“As the pace quickened, these captures thickened along the way; and after going ten or twelve miles down the valley to the vicinity of Jasper, there opened the richest scene that the eye of a cavalryman can behold. Along the side of the mountain hundreds of large Federal wagons were standing, with their big white covers on them, like so many African elephants, solemn in their stately grandeur.” These were the colorful words of George B. Guild of the Fourth Tennessee Cavalry Regiment. He wrote after the war of his experience in the week-long Confederate cavalry raid led by Maj. Gen. Joseph Wheeler against the tenuous Union supply line supporting Brig. Gen. William Rosecrans’s Army of the Cumberland in Chattanooga, Tennessee.

“Fightin’ Joe” Wheeler was a complicated figure. Hated by some who fought alongside or under him, he was loved by others. His detractors, not the least of whom was his rival Maj. Gen. Nathan Bedford Forrest, thought the 27-year-old general lacked sound tactical judgment. Wheeler is remembered, among other achievements, for one of the most daring cavalry raids of the conflict, which was the so-called Middle Tennessee Raid in which he destroyed 700 wagons in the Sequatchie Valley.

Rosecrans’s army was supplied following the Battle of Chickamauga by mule-driven wagons that made the arduous 60-mile journey from the railhead at Stevenson, Alabama, to Chattanooga. At the close of September 1863, Bragg instructed Wheeler to intercept and destroy the Union wagon trains in the Sequatchie Valley.

On the night of September 30, Wheeler led his cavalry corps across the Tennessee River. A hard rain forced them to bivouac atop Walden Ridge that night. During the night, scouts informed Wheeler that a large wagon train was located six miles away. Ordering half of his men to proceed north to the Federal outpost at McMinnville, Tennessee, Wheeler led the rest to sack the train.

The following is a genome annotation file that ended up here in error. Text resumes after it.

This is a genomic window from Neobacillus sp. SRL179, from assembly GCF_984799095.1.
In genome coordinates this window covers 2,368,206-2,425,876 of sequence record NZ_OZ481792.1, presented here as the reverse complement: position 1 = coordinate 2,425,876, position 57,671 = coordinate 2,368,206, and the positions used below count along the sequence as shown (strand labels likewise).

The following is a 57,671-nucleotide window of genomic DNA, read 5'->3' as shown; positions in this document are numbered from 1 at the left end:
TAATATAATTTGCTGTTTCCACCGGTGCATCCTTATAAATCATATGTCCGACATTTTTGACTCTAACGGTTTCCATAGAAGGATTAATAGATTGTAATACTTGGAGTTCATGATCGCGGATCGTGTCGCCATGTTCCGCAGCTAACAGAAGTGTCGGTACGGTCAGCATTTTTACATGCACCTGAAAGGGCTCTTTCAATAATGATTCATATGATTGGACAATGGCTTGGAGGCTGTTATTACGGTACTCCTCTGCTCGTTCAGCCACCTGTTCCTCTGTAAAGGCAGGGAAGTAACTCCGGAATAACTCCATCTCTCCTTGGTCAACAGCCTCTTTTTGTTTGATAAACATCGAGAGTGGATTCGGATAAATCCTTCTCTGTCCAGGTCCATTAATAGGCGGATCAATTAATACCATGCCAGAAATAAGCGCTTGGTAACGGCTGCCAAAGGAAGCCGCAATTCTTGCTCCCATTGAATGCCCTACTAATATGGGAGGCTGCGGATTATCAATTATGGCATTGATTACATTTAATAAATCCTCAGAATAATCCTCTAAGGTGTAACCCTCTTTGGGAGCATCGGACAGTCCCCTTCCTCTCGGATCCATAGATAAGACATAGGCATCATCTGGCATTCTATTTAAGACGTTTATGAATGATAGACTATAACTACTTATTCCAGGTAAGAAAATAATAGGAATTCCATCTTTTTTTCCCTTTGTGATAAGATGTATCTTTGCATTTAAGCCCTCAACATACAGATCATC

Spying the wagons, Wheeler ordered his buglers to sound the attack. A brigade of Union cavalry rode in front and behind the wagon train, and detachments of infantry marched alongside it, but the Rebels were undaunted. Although his initial attack was repulsed, Wheeler struck again. “A vigorous fire was kept up for a while, when the enemy, seeing that they were greatly outnumbered, surrendered after some casualties on both sides,” wrote Guild. Wheeler’s men rounded up 1,200 prisoners. The Rebels spent the next eight hours taking what supplies they could carry before burning the wagons. When wagons laden with ammunition were torched, the explosions were heard by Union troops in Chattanooga. The destruction of the wagons deprived several Union divisions of badly needed food and ammunition.

The following day, Wheeler forced the surrender of the 600-man Federal garrison at McMinnville. Afterward, the Rebels torched the Federal stockpiles and spread a swath of destruction from Murfreesboro to Shelbyville. Brig. Gen. George Crook’s Second Cavalry Division of Rosecrans’s army caught up with Wheeler on October 7. A pitched fight lasting two hours occurred at Farmington when Wheeler ordered his men to dismount and take cover in a cedar thicket. Crook, who had mounted infantry in his command, ordered it to dismount and envelop the Rebels. Artillery unlimbered on both sides. Nightfall saved Wheeler from destruction.

On October 9, the Rebels splashed across the broad Tennessee River at Muscle Shoals, Alabama. Wheeler had suffered 300 casualties at Farmington, and he lost another 100 men cut off before they could escape. While Wheeler’s success at destroying the wagon train was admirable, the raid shows the difficulty a Rebel commander had in extracting his command intact from a swift raid.

-William E. Welsh

Back to the issue this appears in